Police have summoned MK Jamal Zahalka (Joint Arab List) to appear for questioning early next week over his verbal attacks on Jewish visitors to the Temple Mount on Tuesday.
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In a videotaped confrontation, Zahalka shouted at the group of Jewish visitors: “Go away, go home, you’re not wanted. Crazy criminals. This is ours, this is my home. Racist fascists.”
The MK’s visit to the Mount followed days of tension that have included repeated clashes between police and Muslim rioters. Despite these tensions, non-Muslims have continued visiting the site; on Tuesday there were 729 non-Muslim visitors, of whom 592 were foreign tourists and the rest Israelis.
“The police were quick to publicize the summons for questioning and its purpose even before I received it,” Zahalka said about the police summons on Wednesday.
“The summons doesn’t say what the purpose of the investigation is, but according to the media reports, it’s about what happened at Al-Aqsa Mosque yesterday. If so, this is a political investigation and the police force is acting like a political police force that’s riding the wave of incitement against me.”
This wave, he charged, was being led by politicians including Miri Regev, Anat Berko and Yuli Edelstein (all of Likud), Avigdor Lieberman (Yisrael Beiteinu), Uri Ariel (Habayit Hayehudi) and Itzik Shmuli (Labor).
“The police know that I’ve received hundreds of threats but they haven’t lifted a finger. In contrast, they hastened to summon me for investigation even though they know there’s no point to it,” Zahalka said.
“Everything I said at Al-Aqsa to the extremists who invaded it and the police who protected them, I’ve said at the Knesset podium hundreds of times. We won’t let the mosque be harmed and we won’t let it be divided.”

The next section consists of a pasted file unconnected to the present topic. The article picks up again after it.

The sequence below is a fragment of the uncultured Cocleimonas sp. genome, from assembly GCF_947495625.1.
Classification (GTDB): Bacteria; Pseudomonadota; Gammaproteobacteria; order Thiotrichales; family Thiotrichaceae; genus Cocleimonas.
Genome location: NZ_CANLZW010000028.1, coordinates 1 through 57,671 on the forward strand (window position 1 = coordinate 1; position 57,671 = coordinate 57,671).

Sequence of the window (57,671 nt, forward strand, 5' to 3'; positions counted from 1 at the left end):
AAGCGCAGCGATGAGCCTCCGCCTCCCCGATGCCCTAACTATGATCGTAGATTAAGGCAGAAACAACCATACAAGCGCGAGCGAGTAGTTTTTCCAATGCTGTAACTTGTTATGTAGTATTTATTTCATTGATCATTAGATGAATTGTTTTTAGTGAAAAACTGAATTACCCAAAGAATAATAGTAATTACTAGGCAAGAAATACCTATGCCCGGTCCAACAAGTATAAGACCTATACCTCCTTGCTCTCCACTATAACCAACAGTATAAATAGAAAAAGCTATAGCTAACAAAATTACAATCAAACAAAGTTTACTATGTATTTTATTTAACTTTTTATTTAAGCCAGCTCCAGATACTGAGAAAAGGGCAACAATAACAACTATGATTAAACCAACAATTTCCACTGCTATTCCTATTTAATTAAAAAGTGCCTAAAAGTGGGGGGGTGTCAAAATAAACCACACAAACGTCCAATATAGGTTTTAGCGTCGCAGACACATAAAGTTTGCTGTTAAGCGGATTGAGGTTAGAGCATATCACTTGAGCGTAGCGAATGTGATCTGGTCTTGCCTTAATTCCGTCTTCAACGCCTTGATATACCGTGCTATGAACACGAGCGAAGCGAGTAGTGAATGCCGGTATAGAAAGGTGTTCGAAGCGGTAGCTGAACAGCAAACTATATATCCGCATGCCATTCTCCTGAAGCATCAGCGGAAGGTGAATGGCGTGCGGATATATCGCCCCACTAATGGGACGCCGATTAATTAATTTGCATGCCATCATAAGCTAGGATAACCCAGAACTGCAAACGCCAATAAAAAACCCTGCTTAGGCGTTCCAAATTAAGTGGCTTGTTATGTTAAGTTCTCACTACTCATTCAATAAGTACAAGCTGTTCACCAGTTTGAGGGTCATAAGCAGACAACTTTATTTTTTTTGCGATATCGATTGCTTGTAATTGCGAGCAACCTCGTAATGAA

As Zahalka put it, “I urge the Israeli government not to undermine the status quo, and if it tries to, it will bear full responsibility for the huge conflagration and bloodshed. The lunatics in the government and on the extreme right must not be allowed to drag the inhabitants of this country and the region into more disasters.”
Zahalka was speaking a day after clashes in East Jerusalem continued. Police said four Jewish visitors to the Temple Mount had been detained, three for violating the rules governing such visits and one for assaulting a policeman. A Muslim woman was also detained on the Mount, for trying to attack a policeman.
In the Old City, police arrested three Palestinians for assaulting a policeman and disturbing the peace. Two of the three were women.
Late Tuesday night, police arrested 13 East Jerusalem residents, five of them minors, on suspicion of disturbing the peace and rioting. Altogether, 174 people had been arrested for disturbing the peace since Rosh Hashanah eve on September 13; of these, 69 were minors.